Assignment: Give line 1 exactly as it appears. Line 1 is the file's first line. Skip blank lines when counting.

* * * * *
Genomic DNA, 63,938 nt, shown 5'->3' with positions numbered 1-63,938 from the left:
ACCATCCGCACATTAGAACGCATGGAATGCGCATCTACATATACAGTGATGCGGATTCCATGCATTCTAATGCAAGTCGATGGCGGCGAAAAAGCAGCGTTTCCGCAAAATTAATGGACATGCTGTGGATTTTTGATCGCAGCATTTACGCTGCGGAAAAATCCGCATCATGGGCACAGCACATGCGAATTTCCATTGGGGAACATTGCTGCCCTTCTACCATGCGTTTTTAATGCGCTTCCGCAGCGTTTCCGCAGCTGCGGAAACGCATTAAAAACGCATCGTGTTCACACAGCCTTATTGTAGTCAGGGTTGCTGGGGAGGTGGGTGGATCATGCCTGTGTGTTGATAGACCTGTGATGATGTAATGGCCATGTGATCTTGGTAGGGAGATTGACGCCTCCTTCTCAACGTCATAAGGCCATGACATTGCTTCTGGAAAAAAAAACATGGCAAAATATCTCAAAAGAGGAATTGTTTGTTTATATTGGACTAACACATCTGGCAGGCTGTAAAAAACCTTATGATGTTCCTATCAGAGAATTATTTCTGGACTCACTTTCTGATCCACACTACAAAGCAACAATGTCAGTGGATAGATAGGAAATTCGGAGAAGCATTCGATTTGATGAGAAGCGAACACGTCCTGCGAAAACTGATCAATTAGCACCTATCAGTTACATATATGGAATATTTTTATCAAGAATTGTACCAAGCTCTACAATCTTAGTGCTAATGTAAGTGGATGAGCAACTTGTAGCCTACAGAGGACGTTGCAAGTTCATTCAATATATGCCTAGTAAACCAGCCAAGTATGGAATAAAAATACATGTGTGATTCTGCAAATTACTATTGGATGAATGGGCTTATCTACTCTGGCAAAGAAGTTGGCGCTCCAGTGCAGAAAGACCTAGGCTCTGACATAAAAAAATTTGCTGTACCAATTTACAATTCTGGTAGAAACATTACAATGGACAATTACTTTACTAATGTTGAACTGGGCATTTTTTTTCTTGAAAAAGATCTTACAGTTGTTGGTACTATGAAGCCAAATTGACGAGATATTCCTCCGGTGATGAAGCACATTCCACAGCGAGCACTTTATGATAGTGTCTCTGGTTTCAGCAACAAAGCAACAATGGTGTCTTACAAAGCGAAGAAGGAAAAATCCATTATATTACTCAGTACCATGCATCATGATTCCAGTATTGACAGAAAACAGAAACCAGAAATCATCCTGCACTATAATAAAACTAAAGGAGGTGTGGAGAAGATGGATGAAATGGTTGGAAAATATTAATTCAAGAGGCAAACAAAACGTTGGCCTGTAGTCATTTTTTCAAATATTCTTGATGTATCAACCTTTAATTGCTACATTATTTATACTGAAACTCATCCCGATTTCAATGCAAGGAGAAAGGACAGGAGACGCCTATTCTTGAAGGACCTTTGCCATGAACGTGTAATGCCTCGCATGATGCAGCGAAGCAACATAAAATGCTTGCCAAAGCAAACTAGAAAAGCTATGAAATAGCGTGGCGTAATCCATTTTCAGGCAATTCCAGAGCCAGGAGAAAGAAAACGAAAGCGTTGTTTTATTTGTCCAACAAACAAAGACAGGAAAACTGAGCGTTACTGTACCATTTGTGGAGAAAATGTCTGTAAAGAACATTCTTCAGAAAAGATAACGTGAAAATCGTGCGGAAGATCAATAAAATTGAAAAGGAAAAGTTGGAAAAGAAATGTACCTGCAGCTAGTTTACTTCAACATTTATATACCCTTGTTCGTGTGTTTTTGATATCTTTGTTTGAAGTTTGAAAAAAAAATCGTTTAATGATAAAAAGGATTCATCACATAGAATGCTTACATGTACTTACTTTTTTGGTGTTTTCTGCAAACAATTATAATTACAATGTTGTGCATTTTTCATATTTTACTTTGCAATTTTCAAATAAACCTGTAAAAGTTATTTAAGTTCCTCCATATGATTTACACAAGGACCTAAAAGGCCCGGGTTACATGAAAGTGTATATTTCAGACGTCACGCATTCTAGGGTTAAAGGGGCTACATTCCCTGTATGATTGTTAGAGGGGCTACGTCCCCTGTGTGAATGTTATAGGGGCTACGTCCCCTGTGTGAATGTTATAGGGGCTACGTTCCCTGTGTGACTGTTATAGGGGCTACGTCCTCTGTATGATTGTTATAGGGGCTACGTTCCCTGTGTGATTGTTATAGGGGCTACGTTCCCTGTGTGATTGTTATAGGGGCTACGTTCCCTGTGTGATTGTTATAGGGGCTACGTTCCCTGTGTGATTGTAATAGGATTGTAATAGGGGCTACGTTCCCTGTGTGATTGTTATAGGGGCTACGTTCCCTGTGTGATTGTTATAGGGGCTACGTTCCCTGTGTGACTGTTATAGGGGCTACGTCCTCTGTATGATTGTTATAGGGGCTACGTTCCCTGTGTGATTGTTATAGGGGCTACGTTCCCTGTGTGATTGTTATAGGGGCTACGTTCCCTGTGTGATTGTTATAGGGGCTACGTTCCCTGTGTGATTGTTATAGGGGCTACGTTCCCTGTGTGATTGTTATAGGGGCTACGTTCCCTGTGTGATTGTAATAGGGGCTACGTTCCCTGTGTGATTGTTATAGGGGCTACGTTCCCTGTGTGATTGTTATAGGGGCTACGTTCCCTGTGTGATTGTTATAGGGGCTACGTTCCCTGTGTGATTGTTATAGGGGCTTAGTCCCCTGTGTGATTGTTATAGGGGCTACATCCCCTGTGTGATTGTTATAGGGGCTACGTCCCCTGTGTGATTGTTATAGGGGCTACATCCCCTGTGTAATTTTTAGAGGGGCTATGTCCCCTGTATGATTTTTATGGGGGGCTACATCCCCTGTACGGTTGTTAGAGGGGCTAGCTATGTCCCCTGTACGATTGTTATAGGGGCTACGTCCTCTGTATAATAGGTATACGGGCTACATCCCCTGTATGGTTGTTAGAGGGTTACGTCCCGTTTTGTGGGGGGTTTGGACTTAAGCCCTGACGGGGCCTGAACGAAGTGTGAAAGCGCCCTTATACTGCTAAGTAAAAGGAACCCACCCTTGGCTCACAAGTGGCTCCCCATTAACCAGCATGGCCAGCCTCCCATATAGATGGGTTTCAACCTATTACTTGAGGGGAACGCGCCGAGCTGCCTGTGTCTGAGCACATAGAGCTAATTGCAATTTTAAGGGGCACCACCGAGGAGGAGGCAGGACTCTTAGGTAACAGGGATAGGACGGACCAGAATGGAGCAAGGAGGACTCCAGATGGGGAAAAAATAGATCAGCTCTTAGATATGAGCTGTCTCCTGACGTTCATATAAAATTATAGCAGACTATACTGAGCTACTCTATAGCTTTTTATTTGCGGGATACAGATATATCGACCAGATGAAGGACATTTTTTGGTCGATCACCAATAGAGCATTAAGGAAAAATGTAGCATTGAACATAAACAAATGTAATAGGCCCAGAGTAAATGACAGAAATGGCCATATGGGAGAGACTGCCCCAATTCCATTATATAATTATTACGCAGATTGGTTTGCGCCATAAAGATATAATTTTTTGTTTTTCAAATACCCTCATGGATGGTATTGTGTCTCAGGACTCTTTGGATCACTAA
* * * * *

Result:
Genomic DNA, 63,938 nt, shown 5'->3' with positions numbered 1-63,938 from the left: